Home Healthy Eating A heart-healthy diet doesn't need to be low in fat – Harvard Health – Harvard Health

A heart-healthy diet doesn't need to be low in fat – Harvard Health – Harvard Health

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But the source of the fats you choose — and the rest of what you typically eat — make a big difference.

Recently, a Harvard Heart Letter reader emailed us to say he was puzzled by a statement in our July issue — namely, the one saying that low-fat diets don’t seem to prevent heart disease. “Don’t most major health organizations, including the American Heart Association, recommend a low-fat diet?” he asked.

Yes, they did — for more than 40 years. But over the past decade, the American Heart Association, the federal dietary guidelines, and other nutrition authorities have shifted away from advising people to limit the total amount of fat in their diets. “Instead, the focus is on an overall healthy dietary pattern. That means an eating style that emphasizes vegetables, fruits, whole grains, and beans, along with only modest or small amounts of meat, dairy, eggs, and sweets,” says Dr. Eric Rimm, professor of epidemiology and nutrition at the Harvard T.H. Chan School of Public Health.

The reality is that eating more whole or minimally processed, plant-based foods will naturally lower your intake of fat, especially saturated fat. Found mainly in meat and dairy products, saturated fat can boost levels of harmful LDL cholesterol, a key contributor to heart disease. But simply cutting back on all types of fat does not necessarily translate into a diet that lowers cardiovascular risk.

Low-fat diet fails

Starting in the 1980s, when food manufacturers and consumers cut the fat from their products and diets, they replaced it with refined carbohydrates. People filled up on bread, pasta, low-fat chips and cookies, and low-fat sweetened yogurt. Eating lots of these highly processed carbohydrates floods your bloodstream with sugar, triggering a release of insulin to clear the sugar from your blood. But that can push your blood sugar too low, leaving you hungry again after just a few hours, which encourages overeating and weight gain. What’s more, a steady diet of these unhealthy carbs can eventually impair your body’s ability to respond to insulin, which can lead to diabetes. Both obesity and diabetes are closely linked to a heightened risk of heart disease.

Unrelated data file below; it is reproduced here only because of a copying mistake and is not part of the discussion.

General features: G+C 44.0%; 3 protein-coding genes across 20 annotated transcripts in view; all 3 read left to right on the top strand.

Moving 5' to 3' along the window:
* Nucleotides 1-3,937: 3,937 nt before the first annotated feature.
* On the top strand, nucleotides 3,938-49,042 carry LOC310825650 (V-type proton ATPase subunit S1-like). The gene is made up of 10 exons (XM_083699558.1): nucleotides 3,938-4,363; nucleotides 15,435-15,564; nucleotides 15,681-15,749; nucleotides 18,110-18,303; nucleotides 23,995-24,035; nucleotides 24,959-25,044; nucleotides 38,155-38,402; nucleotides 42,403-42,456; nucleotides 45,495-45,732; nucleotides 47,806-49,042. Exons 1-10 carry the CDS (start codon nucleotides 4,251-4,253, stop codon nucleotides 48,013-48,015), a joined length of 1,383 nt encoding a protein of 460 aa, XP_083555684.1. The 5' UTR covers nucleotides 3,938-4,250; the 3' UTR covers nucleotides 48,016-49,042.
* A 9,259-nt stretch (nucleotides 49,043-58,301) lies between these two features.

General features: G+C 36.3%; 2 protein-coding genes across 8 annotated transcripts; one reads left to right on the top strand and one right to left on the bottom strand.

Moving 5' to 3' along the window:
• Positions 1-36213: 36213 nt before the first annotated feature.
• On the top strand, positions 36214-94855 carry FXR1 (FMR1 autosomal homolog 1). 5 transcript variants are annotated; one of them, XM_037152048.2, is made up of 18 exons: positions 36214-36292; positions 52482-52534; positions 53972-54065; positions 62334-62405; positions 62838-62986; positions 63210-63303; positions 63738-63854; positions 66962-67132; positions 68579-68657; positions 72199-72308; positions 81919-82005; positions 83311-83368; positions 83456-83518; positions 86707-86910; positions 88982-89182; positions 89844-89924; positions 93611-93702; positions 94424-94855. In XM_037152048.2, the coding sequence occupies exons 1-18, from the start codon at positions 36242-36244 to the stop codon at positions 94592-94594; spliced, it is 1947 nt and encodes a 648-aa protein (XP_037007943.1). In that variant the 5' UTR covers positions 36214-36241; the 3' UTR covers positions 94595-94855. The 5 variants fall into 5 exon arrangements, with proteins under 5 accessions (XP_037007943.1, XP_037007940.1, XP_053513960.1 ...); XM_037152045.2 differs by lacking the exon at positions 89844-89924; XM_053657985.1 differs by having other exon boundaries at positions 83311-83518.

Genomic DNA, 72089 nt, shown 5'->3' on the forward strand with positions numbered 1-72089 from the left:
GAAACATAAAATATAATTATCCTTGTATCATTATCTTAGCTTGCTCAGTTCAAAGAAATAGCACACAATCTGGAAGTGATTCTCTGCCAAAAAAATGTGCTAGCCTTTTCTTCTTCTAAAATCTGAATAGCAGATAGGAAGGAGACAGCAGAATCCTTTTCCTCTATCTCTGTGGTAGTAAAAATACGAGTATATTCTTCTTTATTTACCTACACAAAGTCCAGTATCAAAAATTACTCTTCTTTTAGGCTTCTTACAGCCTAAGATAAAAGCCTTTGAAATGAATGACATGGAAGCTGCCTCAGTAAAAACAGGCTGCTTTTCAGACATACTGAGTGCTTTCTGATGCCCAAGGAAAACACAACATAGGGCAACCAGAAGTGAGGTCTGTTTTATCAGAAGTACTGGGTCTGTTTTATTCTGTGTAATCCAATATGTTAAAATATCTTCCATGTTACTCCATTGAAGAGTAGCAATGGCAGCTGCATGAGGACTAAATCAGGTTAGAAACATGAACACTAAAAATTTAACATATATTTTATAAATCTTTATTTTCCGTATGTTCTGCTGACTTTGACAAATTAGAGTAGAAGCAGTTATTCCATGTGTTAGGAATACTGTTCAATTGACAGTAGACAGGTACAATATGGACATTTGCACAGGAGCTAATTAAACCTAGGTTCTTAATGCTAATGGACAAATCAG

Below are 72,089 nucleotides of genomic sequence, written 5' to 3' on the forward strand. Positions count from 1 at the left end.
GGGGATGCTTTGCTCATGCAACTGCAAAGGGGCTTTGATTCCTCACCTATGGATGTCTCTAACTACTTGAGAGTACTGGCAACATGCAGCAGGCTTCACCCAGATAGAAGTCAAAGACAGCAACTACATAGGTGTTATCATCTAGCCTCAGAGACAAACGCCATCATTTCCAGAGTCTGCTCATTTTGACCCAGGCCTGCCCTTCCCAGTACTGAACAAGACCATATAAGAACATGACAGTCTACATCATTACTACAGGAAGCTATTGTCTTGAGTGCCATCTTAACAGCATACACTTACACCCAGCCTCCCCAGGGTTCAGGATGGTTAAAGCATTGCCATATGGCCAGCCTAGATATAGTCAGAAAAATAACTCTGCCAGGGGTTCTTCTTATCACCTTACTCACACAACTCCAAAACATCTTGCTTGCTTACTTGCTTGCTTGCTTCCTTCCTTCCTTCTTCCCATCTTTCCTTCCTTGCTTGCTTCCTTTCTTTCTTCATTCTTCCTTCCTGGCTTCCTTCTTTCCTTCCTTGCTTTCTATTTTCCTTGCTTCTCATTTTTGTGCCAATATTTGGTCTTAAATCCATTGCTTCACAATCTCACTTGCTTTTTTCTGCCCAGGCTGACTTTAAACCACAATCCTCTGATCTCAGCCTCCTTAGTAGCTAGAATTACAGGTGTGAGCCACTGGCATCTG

But eating too many refined carbs wasn’t the only problem. Avoiding unsaturated fats — those found in nuts, seeds, olives, avocados, and fish — isn’t necessary. Not only do these foods make your meals more satisfying and tasty, unsaturated fat promotes cardiovascular health.

What about ultra-low-fat diets?

Some physicians advocate an ultra-low-fat diet, which includes just 10% of calories from fat. This diet excludes all animal-based products (such as meat, poultry, dairy, and fish), as well as refined carbohydrates (including white flour, white sugar, and even fruit juice). But it also shuns some healthier unsaturated fats, including added oils and high-fat, plant-based foods such as avocados and nuts. Small studies have shown that this eating pattern may actually reverse the buildup of cholesterol-clogged plaque in the arteries.